We woke up still very dark, even though our clocks, both external and internal, said it should be otherwise. We hurried breakfast and luckily finished just as a tour bus disembarked English and maybe American tourists. The rain had ceased, enough clouds had lifted and the sun was coming up and, allowing us to see for the first time the beautiful mountain ranges, snow-covered and suffused in pinkish rays. We got on the way as quickly as we could, but stopped just as soon as we cleared the gate to enjoy the distant spectacle.
View of lake Elliðavatn. The guesthouse comes with an outdoor hot tub, though we didn’t try it out on account that it was near-freezing.
It was now 10, but no lighter than 6. During the drive we couldn’t help but look in the rear view mirror to see the glowing sky behind.
There were quite a few rotaries on Highway 1 on the way out of Reykjavik, but I can’t get enough of them. With light traffic, it means no stopping! A rotary is self-regulating; heavier traffic gets the chance to move and clear out first. It’s completely unnecessary to put down ugly traffic lights or stop signs that are inefficient and mar the view. Why we don’t a have more of them at home I’ll never know. American are as averse to rotaries as they are to versatile and stylish hatchbacks.
We caught sight of these Icelandic horses. They are fully-grown yet no bigger than ponies, perfect for hobbits. They are quite handsome with a flowing mane. They seemed to be more ubiquitous than sheep.
We soon entered a tunnel underneath Whale Fjord, named Hvalfjarðargöngin (pronounce it, I dare you). It’s 5.75km and built at a mere $70 million, chump change a far as Boston’s Big Dig goes. It was built without tax payer money, so guess who pays? It cost a cool 1000kr or about $9, each way. Soon after that we crossed the Firth of Borg into the town of Borganes. There are some prominent wind advisories signs though it was calm on the way in.
We pulled off the road at the first sign of ice chunks lying scattered in a small bay. It turned out to be even better, there was a small but pretty waterfalls flowing into the bay.
The landscape had a desolate, yet starkly beautiful, quality. The weather was a surprisingly mild with temperatures around -1 to 4c the whole day. However, as we drove further, it started raining then flurries came down. Next stop was the Gerðuberg basalt columns, about 1.5km down a snow-covered gravel road. This interesting geological formation had the same geometric columns as Devil’s Tower in Wyoming and Giant’s Causeway in Ireland. In the first couple of shots it was impossible to see the columns thanks to the flurries. But I got passable result by putting the camera on top of the camera and using a 20-second exposure.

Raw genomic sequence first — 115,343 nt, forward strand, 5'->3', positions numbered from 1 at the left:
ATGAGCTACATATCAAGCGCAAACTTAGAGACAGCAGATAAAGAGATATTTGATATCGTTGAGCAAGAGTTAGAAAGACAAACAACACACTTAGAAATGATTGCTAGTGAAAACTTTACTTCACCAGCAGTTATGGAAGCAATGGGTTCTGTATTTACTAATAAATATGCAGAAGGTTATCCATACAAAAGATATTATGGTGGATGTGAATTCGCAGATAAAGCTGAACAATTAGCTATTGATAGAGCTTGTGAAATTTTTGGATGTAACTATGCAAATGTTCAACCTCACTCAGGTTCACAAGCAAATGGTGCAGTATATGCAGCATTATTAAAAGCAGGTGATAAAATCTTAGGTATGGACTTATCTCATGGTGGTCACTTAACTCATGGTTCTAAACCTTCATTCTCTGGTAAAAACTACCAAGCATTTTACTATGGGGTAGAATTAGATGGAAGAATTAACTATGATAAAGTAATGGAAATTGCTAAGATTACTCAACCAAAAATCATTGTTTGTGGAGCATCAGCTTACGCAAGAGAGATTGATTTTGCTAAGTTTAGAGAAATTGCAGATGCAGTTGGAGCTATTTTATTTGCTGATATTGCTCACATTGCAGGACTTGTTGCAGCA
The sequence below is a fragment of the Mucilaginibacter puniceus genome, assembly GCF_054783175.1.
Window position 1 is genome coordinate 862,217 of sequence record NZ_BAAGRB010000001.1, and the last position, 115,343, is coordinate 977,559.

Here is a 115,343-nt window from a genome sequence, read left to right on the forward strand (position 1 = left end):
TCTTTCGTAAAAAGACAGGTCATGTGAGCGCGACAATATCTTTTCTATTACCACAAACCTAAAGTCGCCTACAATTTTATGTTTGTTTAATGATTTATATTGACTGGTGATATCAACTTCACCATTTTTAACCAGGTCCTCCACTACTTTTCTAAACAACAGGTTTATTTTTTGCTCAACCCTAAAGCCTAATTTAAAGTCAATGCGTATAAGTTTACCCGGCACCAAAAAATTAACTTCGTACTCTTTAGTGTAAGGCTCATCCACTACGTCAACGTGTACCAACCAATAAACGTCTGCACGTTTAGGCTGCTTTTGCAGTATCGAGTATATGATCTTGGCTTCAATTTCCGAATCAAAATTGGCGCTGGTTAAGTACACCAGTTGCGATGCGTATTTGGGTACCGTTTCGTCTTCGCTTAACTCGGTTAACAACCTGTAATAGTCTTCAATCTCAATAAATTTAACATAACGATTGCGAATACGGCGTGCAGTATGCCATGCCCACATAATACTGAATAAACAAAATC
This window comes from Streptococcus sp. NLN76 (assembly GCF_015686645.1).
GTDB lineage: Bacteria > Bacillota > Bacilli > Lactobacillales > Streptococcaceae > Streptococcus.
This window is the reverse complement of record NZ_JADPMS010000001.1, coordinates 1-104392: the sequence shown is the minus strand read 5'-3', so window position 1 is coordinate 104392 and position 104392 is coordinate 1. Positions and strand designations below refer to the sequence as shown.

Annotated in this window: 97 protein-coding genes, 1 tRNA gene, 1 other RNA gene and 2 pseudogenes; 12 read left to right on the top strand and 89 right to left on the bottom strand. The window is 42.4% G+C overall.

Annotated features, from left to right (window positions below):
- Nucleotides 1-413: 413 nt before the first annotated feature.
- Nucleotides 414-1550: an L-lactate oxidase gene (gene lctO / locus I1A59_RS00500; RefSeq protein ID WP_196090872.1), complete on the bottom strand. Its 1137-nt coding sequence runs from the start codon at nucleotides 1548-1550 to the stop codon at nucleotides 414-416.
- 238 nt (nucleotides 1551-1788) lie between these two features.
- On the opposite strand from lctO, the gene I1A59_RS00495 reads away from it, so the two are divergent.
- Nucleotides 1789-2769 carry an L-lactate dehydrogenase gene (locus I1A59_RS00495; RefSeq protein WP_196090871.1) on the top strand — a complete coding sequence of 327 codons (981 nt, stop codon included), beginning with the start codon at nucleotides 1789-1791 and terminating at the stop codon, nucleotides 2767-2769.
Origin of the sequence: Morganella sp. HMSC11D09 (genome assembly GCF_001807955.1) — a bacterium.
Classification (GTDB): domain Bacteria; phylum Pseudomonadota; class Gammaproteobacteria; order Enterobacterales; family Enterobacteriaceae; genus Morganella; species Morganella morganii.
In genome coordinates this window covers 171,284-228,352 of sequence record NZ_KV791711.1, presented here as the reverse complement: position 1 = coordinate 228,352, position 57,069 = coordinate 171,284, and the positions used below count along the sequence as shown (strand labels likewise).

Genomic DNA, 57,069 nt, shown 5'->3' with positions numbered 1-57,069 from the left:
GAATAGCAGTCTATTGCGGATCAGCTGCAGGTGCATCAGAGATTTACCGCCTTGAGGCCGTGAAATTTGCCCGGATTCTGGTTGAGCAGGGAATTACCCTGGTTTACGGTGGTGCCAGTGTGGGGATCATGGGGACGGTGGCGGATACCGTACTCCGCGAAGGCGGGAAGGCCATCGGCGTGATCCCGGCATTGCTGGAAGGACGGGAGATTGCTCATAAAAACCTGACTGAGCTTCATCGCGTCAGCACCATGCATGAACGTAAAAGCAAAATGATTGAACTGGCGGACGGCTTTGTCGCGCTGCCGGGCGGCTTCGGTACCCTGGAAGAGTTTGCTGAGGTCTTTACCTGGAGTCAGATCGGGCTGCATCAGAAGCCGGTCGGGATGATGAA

After half an hour of difficult driving, the snow yielded to rain and the road was completely clear, so we made good progress. Another half an hour later the rain was gone and we found ourselves in about 2 inches of snow. From this point on, the road turns sharply uphill and there was a sign for tire chains. Since our car wasn’t thus equipped, we had to satisfy ourselves with a snowy look at Bjarnafoss and turn around.
We saw this tube house on the way back. It wouldn’t be out of place in the Shire if not for the lack of greenery.
We ran into these ubiquitous Iceland mammals on the way back. Note the complete absence of any accumulation. Soon after that we were besieged by the storm again and even saw another car that had skidded into the ditch besides the road (it had help).
Just before Borganes, we turned left and headed north to look for Glanni Falls. Unfortunately darkness and more snow conspired against us and we were foiled again. Our last adventure of the day was to Pho Vietnam back in the capital city. Pho cost around 1450kr and and Bun Thit Nuong 1650kr, about twice the price at home. The Pho noodle was the wrong type, there weren’t veggies aside from beansprout and cilantro and instead of Sriracha ours was an imitation, but it was all to be expected. According to our waiter, there are around 400 Vietnamese on the island, a surprisingly high number. But perhaps that shouldn’t be surprising consider the second most numerous foreign ethnic group on the island, after the Poles, are Filipinos.
When we returned to the hotel, our room had a bit of sulfurous smell. It turned that on Iceland hot water comes mainly from geothermal source. Even 5-star hotels are probably not immune. We tried to imagine that we were at a hot springs.
Last visit: November 29, 2013